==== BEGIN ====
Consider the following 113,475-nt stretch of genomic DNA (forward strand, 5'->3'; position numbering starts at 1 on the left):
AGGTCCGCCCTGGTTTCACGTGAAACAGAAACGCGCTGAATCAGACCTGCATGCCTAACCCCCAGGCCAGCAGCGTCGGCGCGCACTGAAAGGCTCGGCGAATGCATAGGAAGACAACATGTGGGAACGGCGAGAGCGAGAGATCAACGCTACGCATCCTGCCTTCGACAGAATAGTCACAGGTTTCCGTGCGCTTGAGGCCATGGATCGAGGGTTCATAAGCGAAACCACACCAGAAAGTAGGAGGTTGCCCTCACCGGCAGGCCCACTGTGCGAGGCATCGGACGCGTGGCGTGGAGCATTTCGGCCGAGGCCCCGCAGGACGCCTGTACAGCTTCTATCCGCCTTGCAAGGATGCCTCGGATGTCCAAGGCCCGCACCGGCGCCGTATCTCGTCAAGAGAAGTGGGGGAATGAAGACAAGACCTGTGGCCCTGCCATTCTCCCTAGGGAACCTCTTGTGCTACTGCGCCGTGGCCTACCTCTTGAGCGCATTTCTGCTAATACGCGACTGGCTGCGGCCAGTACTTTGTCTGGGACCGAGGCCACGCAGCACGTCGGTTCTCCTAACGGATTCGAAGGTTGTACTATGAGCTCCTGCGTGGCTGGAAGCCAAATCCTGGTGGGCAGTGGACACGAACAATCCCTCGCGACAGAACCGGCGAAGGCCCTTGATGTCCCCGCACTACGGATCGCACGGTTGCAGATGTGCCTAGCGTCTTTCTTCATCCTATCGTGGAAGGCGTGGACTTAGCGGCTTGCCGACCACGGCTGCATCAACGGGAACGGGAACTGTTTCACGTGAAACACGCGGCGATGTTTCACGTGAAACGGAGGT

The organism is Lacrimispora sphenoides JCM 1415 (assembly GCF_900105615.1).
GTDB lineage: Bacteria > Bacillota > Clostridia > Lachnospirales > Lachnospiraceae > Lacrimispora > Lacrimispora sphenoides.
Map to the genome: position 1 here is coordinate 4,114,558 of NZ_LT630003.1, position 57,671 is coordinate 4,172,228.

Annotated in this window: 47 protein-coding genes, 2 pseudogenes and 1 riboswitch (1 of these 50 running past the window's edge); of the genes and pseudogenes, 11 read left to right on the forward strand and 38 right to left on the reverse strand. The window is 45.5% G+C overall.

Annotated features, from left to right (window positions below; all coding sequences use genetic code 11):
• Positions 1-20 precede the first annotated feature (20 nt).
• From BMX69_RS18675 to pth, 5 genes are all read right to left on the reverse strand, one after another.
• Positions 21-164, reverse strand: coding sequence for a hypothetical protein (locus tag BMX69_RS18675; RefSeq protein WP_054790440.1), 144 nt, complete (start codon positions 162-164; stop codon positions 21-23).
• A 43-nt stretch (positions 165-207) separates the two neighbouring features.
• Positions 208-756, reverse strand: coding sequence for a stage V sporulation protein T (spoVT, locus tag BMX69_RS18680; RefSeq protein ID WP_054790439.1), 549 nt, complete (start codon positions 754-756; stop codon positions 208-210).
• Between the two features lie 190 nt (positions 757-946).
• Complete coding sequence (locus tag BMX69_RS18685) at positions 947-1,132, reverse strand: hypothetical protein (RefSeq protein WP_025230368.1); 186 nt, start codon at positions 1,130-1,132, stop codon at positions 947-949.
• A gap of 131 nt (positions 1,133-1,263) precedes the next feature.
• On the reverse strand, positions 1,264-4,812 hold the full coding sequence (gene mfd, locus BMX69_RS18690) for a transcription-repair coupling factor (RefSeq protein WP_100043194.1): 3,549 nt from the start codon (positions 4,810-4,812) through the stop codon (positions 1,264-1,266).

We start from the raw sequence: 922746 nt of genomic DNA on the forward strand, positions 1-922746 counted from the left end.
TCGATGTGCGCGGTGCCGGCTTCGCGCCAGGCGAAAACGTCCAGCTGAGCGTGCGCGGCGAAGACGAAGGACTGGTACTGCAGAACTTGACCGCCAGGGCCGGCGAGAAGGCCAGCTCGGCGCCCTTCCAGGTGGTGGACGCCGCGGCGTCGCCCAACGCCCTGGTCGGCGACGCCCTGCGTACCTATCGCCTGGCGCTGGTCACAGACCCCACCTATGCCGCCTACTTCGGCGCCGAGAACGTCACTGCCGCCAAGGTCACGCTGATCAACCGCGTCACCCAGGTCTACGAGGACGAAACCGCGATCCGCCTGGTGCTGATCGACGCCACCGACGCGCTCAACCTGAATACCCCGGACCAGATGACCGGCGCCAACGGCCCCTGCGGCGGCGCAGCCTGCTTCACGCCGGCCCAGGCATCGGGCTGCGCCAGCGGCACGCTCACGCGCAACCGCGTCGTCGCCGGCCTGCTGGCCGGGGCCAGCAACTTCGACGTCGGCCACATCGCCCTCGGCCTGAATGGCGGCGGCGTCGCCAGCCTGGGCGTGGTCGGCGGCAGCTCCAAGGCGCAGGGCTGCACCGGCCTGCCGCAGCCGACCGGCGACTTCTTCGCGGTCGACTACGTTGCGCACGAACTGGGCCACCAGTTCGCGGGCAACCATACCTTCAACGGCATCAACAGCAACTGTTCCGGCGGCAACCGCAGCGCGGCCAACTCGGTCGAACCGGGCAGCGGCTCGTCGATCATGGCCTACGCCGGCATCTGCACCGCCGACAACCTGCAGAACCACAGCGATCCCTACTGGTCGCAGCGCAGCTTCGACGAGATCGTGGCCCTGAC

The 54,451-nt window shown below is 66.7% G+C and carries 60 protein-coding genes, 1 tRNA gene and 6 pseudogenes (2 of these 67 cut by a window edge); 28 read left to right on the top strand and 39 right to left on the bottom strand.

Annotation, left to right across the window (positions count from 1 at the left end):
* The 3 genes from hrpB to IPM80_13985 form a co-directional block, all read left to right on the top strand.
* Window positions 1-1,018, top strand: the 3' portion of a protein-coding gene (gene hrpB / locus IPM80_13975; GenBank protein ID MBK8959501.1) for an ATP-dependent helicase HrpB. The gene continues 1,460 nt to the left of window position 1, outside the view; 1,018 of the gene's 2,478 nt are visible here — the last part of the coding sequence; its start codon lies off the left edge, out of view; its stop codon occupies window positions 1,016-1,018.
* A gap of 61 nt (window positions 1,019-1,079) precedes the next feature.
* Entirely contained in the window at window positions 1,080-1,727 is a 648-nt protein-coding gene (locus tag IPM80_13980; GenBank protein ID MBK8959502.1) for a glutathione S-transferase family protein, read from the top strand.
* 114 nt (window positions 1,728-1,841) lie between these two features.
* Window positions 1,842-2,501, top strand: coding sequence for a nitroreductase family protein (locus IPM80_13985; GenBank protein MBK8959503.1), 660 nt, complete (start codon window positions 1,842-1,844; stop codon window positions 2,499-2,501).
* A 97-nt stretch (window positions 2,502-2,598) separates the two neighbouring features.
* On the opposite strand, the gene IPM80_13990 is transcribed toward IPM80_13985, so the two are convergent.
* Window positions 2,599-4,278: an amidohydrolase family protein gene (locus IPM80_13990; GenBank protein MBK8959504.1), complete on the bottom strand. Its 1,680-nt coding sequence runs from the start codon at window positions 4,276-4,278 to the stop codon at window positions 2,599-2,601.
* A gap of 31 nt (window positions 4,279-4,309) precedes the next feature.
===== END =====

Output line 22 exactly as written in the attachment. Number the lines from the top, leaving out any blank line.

* Window positions 1-1,018, top strand: the 3' portion of a protein-coding gene (gene hrpB / locus IPM80_13975; GenBank protein ID MBK8959501.1) for an ATP-dependent helicase HrpB. The gene continues 1,460 nt to the left of window position 1, outside the view; 1,018 of the gene's 2,478 nt are visible here — the last part of the coding sequence; its start codon lies off the left edge, out of view; its stop codon occupies window positions 1,016-1,018.